Checking into Emerg with my now 4 year old was tough. She
had been fighting what was obviously a stomach flu or a travel bug.
Easy, right? Check into ER, get a few tests and some medication, check out,
head home to continue on with life. If only it was that simple. Why? Well… it’s
those darn triggers.
I sat in the waiting room of the Hospital, in the same area
that houses the RSV clinic. TRIGGER.
They sent us into a screening room and advised that she would need to do some
blood work and have an IV to bring her levels back up. TRIGGER.
The sound of the heart rate monitor, thermometer (of all things), the smell of
the hand sanitizer. TRIGGER.
The sound of the hand wash stations and the paper towel
Does it ever get any easier? Do the triggers ever go away? So far, in 4 years,
the answer is not for me. We spent 91 days in the NICU when she was born. Of
her 4 years of life, it’s still a large percentage of her life. It is part of who she is. The NICU experience
is part of who I am as a Parent and it has made a permanent imprint on my life.
For the better? I’d say so.
I am also reminded of all of the Health Care Professionals past and present
that are of have been in our lives that have helped along the way. For whom I
will be ever so thankful.
Although these triggers bring up the
past emotion and pain, it also sparks some memories. First, First bath, First
time she took a bottle, First time she wore clothes, removing the NG tube, Her
Home Coming. When I think about it with
a fresh perspective and a positive attitude, she arrived in the world 3 months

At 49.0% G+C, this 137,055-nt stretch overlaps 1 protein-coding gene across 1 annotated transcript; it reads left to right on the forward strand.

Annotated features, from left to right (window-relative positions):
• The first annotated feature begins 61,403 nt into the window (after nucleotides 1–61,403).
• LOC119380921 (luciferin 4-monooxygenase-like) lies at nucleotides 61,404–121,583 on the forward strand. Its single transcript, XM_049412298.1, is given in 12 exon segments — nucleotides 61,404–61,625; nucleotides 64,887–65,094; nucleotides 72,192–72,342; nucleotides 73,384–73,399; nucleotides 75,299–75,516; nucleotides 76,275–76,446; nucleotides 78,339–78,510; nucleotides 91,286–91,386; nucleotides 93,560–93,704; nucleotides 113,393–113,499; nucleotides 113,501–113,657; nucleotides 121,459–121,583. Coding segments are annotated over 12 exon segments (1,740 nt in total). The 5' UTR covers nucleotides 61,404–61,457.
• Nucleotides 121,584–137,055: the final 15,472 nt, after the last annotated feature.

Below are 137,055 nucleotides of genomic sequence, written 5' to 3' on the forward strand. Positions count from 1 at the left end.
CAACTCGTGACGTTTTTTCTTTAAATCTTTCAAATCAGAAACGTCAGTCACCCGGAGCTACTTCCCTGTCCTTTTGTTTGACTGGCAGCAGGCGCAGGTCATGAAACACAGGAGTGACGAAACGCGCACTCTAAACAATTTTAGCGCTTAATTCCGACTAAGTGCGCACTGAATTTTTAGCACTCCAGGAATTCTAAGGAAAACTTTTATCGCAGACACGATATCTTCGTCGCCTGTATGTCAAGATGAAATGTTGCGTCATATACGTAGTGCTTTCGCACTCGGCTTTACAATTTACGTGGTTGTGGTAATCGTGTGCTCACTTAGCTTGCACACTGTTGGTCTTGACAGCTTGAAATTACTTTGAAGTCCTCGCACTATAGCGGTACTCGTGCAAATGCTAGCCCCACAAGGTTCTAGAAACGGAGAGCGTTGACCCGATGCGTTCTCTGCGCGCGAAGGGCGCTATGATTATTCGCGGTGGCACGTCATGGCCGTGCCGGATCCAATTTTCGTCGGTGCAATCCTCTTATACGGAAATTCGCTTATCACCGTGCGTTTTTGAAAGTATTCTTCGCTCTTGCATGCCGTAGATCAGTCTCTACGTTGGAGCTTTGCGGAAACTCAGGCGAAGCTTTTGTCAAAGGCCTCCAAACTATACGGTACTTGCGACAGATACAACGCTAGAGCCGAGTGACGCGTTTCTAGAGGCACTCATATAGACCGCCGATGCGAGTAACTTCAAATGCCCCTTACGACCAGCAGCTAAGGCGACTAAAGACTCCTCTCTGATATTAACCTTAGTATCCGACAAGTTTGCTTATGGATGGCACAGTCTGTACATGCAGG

before expected, but I was also lucky to of gotten to know her 3 months sooner.
When she came home, we had a bond. I knew her. She knew me.
When I sit down, cuddling her after the IV went in, comforting her and wiping
away her tears, I’m reminded of all of the progress she has made since that
moment she was born at 28 weeks. She is
strong enough to fight the nurse who had to put the IV in this time. I am a
strong enough person now that I didn’t shed a tear, but stayed there strong for
her. She is a person full of life,
personality and sassiness. That history has made her who she is today. It has
made me who I am today. You can’t change the past, but you can look back at it
and look at the progress. Look forward into the future of all the possibilities
in their lives and be thankful that they are here with you now.
So here’s to the past that has molded us. To the present full of love and life.
And to the future full of possibilities because, as we know
#PreemiePowerCanada #PrematureBirth #Prematurity #Preemie